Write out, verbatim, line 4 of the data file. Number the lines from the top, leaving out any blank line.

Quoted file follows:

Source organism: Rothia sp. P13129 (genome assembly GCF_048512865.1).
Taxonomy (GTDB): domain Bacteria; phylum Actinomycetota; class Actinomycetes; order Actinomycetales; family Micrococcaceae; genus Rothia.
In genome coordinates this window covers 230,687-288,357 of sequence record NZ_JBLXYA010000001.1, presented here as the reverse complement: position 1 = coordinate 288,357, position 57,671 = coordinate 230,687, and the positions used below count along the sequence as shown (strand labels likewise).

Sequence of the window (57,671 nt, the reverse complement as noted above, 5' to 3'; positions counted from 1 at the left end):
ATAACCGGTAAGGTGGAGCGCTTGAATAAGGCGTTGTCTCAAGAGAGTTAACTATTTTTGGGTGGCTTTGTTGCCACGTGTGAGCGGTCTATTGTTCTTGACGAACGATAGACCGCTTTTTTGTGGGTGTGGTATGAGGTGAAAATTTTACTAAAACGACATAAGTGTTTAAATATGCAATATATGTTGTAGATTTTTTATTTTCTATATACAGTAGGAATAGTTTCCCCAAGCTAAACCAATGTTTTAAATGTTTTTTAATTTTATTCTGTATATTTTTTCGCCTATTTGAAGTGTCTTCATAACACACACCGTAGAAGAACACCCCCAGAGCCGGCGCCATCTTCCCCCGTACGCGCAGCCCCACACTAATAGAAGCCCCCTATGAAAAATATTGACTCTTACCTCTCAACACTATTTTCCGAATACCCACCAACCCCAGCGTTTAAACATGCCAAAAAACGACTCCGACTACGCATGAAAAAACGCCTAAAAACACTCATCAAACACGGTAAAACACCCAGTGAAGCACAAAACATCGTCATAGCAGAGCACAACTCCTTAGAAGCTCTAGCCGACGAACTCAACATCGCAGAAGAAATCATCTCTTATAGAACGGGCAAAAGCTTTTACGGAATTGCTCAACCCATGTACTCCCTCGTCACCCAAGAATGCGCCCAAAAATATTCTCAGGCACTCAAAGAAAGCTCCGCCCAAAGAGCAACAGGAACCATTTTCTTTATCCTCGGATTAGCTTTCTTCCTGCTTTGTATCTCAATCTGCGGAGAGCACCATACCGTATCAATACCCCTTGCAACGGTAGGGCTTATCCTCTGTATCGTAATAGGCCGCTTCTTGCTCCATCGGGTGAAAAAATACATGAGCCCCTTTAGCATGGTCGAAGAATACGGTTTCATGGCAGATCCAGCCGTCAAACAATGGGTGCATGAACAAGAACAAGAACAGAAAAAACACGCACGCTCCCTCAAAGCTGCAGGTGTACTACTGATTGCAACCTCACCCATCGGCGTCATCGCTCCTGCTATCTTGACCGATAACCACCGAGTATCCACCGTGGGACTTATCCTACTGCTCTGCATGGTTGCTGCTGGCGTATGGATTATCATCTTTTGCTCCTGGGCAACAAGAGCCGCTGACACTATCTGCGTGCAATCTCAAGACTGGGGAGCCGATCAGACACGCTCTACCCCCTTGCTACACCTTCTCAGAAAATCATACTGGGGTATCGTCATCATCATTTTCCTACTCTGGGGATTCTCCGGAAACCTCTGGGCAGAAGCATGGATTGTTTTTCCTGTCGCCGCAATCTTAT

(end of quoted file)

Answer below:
Sequence of the window (57,671 nt, the reverse complement as noted above, 5' to 3'; positions counted from 1 at the left end):